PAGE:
My wife has had an amazing job since I met her. She’s only moved up, and has about 10 years experience in her field. As a student, and now as someone just starting their career, that was something I struggled with. Not so much that she made more money than me, but that she was a working woman and I wasn’t, so what’s my role?

Men are traditionally the bread-winners; my dad was, so that’s where my example of how to dad came from. However, as time has passed, my wife has continued to move up and with that, comes longer work hours and an extended drive time – a very extended drive time. I work much closer to home, so I’m generally home by 5, whereas Mandy usually doesn’t get home until 7:30. Kids gotta eat, right? So I’ve been forced to grow up and become a man. What’s that look like?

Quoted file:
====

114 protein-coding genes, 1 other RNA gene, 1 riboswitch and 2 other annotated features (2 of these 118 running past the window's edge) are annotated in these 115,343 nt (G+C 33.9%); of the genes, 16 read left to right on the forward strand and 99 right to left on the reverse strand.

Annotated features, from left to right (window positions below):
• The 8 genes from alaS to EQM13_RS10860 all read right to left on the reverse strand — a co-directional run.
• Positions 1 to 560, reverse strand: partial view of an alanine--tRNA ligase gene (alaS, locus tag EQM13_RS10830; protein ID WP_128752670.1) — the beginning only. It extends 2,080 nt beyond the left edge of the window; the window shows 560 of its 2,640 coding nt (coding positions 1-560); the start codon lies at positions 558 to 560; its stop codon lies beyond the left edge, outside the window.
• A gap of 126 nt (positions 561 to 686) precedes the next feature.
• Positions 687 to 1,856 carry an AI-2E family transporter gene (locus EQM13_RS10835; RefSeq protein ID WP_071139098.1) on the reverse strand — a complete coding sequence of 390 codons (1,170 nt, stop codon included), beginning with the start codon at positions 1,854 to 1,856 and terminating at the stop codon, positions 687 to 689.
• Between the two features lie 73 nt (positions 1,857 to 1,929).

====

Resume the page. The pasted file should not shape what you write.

There’s the old cliche that women are “sandwich makers” and belong in the kitchen. I was joking with Mandy about that the other day – I make better sandwiches than her, my daughter lovingly refers to them as “man sandwiches.” This was my big identity crisis – I’m an Iraq war veteran, college graduate, and I am the sandwich maker in this relationship. Since I’m home earlier, I do the majority of the housework, cooking and just general day-to-day upkeep around the house. I don’t mean that to say that my wife doesn’t do anything around the house, she does PLENTY, it’s just that now, I’ve had to learn how to carry my half of the load more efficiently, so that I can help her with hers.